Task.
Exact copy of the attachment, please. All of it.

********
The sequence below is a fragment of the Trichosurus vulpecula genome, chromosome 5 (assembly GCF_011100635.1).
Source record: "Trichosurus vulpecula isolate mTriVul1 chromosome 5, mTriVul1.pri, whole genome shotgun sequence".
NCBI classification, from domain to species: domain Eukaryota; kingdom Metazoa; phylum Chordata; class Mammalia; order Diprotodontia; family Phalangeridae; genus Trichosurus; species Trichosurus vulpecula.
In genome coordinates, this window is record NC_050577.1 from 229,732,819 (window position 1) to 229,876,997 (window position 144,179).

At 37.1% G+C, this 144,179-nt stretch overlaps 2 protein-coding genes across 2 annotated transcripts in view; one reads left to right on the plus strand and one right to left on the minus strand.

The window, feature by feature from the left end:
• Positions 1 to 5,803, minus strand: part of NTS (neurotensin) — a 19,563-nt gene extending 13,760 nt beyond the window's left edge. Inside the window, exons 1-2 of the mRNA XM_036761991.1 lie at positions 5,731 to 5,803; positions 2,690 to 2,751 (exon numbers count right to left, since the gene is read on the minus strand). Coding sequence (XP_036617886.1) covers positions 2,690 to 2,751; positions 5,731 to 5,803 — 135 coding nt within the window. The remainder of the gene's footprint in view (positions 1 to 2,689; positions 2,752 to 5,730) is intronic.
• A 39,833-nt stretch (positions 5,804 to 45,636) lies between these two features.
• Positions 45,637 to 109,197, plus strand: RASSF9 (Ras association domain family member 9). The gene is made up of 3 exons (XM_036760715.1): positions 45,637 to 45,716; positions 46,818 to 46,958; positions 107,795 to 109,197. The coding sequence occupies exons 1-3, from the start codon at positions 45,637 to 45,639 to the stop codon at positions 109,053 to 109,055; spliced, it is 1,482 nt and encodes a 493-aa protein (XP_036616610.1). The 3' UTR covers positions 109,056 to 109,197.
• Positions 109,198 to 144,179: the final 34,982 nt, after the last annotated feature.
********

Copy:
The sequence below is a fragment of the Trichosurus vulpecula genome, chromosome 5 (assembly GCF_011100635.1).
Source record: "Trichosurus vulpecula isolate mTriVul1 chromosome 5, mTriVul1.pri, whole genome shotgun sequence".
NCBI classification, from domain to species: domain Eukaryota; kingdom Metazoa; phylum Chordata; class Mammalia; order Diprotodontia; family Phalangeridae; genus Trichosurus; species Trichosurus vulpecula.
In genome coordinates, this window is record NC_050577.1 from 229,732,819 (window position 1) to 229,876,997 (window position 144,179).

At 37.1% G+C, this 144,179-nt stretch overlaps 2 protein-coding genes across 2 annotated transcripts in view; one reads left to right on the plus strand and one right to left on the minus strand.

The window, feature by feature from the left end:
• Positions 1 to 5,803, minus strand: part of NTS (neurotensin) — a 19,563-nt gene extending 13,760 nt beyond the window's left edge. Inside the window, exons 1-2 of the mRNA XM_036761991.1 lie at positions 5,731 to 5,803; positions 2,690 to 2,751 (exon numbers count right to left, since the gene is read on the minus strand). Coding sequence (XP_036617886.1) covers positions 2,690 to 2,751; positions 5,731 to 5,803 — 135 coding nt within the window. The remainder of the gene's footprint in view (positions 1 to 2,689; positions 2,752 to 5,730) is intronic.
• A 39,833-nt stretch (positions 5,804 to 45,636) lies between these two features.
• Positions 45,637 to 109,197, plus strand: RASSF9 (Ras association domain family member 9). The gene is made up of 3 exons (XM_036760715.1): positions 45,637 to 45,716; positions 46,818 to 46,958; positions 107,795 to 109,197. The coding sequence occupies exons 1-3, from the start codon at positions 45,637 to 45,639 to the stop codon at positions 109,053 to 109,055; spliced, it is 1,482 nt and encodes a 493-aa protein (XP_036616610.1). The 3' UTR covers positions 109,056 to 109,197.
• Positions 109,198 to 144,179: the final 34,982 nt, after the last annotated feature.